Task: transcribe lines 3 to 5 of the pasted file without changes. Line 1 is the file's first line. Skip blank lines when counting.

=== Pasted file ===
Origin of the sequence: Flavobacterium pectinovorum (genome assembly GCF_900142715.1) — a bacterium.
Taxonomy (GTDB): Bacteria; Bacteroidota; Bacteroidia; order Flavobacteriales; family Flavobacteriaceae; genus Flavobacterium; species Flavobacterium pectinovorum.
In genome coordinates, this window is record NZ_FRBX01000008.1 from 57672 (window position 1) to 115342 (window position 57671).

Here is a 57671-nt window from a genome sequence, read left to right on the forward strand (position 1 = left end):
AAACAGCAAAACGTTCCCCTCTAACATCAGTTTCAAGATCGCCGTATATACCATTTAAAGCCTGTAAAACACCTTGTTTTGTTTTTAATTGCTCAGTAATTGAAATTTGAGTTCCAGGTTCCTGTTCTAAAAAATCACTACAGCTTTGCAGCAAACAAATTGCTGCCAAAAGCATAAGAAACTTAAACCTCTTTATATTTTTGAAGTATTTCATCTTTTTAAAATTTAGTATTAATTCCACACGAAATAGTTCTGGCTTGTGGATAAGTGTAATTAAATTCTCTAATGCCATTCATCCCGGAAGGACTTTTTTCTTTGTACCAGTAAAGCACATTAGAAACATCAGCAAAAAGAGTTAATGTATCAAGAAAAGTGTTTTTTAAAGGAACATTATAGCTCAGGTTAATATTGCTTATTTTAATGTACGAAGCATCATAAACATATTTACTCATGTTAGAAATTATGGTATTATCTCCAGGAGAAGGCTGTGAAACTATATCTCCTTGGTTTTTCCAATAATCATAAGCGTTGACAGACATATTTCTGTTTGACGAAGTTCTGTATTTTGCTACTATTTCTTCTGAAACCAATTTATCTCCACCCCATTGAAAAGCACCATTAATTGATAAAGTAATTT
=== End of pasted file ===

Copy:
In genome coordinates, this window is record NZ_FRBX01000008.1 from 57672 (window position 1) to 115342 (window position 57671).

Here is a 57671-nt window from a genome sequence, read left to right on the forward strand (position 1 = left end):
AAACAGCAAAACGTTCCCCTCTAACATCAGTTTCAAGATCGCCGTATATACCATTTAAAGCCTGTAAAACACCTTGTTTTGTTTTTAATTGCTCAGTAATTGAAATTTGAGTTCCAGGTTCCTGTTCTAAAAAATCACTACAGCTTTGCAGCAAACAAATTGCTGCCAAAAGCATAAGAAACTTAAACCTCTTTATATTTTTGAAGTATTTCATCTTTTTAAAATTTAGTATTAATTCCACACGAAATAGTTCTGGCTTGTGGATAAGTGTAATTAAATTCTCTAATGCCATTCATCCCGGAAGGACTTTTTTCTTTGTACCAGTAAAGCACATTAGAAACATCAGCAAAAAGAGTTAATGTATCAAGAAAAGTGTTTTTTAAAGGAACATTATAGCTCAGGTTAATATTGCTTATTTTAATGTACGAAGCATCATAAACATATTTACTCATGTTAGAAATTATGGTATTATCTCCAGGAGAAGGCTGTGAAACTATATCTCCTTGGTTTTTCCAATAATCATAAGCGTTGACAGACATATTTCTGTTTGACGAAGTTCTGTATTTTGCTACTATTTCTTCTGAAACCAATTTATCTCCACCCCATTGAAAAGCACCATTAATTGATAAAGTAATTT